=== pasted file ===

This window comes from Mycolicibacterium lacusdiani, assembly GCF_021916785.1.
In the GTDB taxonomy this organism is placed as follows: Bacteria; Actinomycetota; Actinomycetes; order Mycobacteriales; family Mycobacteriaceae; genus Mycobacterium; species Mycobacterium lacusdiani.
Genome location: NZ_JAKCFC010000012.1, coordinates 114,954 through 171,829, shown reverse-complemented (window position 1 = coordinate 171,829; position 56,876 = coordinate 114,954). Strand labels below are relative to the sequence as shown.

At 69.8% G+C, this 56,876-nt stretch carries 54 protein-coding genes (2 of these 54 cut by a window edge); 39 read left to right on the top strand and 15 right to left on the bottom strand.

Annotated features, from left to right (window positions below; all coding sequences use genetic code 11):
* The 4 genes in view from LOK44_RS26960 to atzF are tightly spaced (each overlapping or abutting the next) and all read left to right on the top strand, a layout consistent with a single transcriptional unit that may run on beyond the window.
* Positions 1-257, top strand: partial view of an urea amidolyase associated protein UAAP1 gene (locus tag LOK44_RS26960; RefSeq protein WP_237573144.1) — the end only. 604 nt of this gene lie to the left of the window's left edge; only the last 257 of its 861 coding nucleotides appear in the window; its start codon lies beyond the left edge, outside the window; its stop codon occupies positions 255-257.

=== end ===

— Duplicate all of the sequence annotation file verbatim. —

This window comes from Mycolicibacterium lacusdiani, assembly GCF_021916785.1.
In the GTDB taxonomy this organism is placed as follows: Bacteria; Actinomycetota; Actinomycetes; order Mycobacteriales; family Mycobacteriaceae; genus Mycobacterium; species Mycobacterium lacusdiani.
Genome location: NZ_JAKCFC010000012.1, coordinates 114,954 through 171,829, shown reverse-complemented (window position 1 = coordinate 171,829; position 56,876 = coordinate 114,954). Strand labels below are relative to the sequence as shown.

At 69.8% G+C, this 56,876-nt stretch carries 54 protein-coding genes (2 of these 54 cut by a window edge); 39 read left to right on the top strand and 15 right to left on the bottom strand.

Annotated features, from left to right (window positions below; all coding sequences use genetic code 11):
* The 4 genes in view from LOK44_RS26960 to atzF are tightly spaced (each overlapping or abutting the next) and all read left to right on the top strand, a layout consistent with a single transcriptional unit that may run on beyond the window.
* Positions 1-257, top strand: partial view of an urea amidolyase associated protein UAAP1 gene (locus tag LOK44_RS26960; RefSeq protein WP_237573144.1) — the end only. 604 nt of this gene lie to the left of the window's left edge; only the last 257 of its 861 coding nucleotides appear in the window; its start codon lies beyond the left edge, outside the window; its stop codon occupies positions 255-257.